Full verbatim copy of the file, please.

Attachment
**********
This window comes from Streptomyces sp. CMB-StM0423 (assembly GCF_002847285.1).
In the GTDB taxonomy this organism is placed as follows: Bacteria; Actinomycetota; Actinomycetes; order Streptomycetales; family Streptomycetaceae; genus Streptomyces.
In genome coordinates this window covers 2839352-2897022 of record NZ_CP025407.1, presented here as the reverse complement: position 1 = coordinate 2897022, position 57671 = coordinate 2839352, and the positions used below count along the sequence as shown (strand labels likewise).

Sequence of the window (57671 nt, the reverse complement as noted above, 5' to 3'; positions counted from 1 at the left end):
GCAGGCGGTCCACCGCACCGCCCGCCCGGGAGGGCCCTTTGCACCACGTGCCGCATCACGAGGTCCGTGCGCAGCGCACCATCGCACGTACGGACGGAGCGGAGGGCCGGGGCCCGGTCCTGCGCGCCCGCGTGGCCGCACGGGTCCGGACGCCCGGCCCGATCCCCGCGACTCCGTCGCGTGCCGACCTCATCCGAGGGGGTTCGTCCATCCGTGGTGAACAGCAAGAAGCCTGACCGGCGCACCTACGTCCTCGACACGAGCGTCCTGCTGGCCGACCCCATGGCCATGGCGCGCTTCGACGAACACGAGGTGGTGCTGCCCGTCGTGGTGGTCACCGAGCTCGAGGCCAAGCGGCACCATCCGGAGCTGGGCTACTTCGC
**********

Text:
This window comes from Streptomyces sp. CMB-StM0423 (assembly GCF_002847285.1).
In the GTDB taxonomy this organism is placed as follows: Bacteria; Actinomycetota; Actinomycetes; order Streptomycetales; family Streptomycetaceae; genus Streptomyces.
In genome coordinates this window covers 2839352-2897022 of record NZ_CP025407.1, presented here as the reverse complement: position 1 = coordinate 2897022, position 57671 = coordinate 2839352, and the positions used below count along the sequence as shown (strand labels likewise).

Sequence of the window (57671 nt, the reverse complement as noted above, 5' to 3'; positions counted from 1 at the left end):
GCAGGCGGTCCACCGCACCGCCCGCCCGGGAGGGCCCTTTGCACCACGTGCCGCATCACGAGGTCCGTGCGCAGCGCACCATCGCACGTACGGACGGAGCGGAGGGCCGGGGCCCGGTCCTGCGCGCCCGCGTGGCCGCACGGGTCCGGACGCCCGGCCCGATCCCCGCGACTCCGTCGCGTGCCGACCTCATCCGAGGGGGTTCGTCCATCCGTGGTGAACAGCAAGAAGCCTGACCGGCGCACCTACGTCCTCGACACGAGCGTCCTGCTGGCCGACCCCATGGCCATGGCGCGCTTCGACGAACACGAGGTGGTGCTGCCCGTCGTGGTGGTCACCGAGCTCGAGGCCAAGCGGCACCATCCGGAGCTGGGCTACTTCGC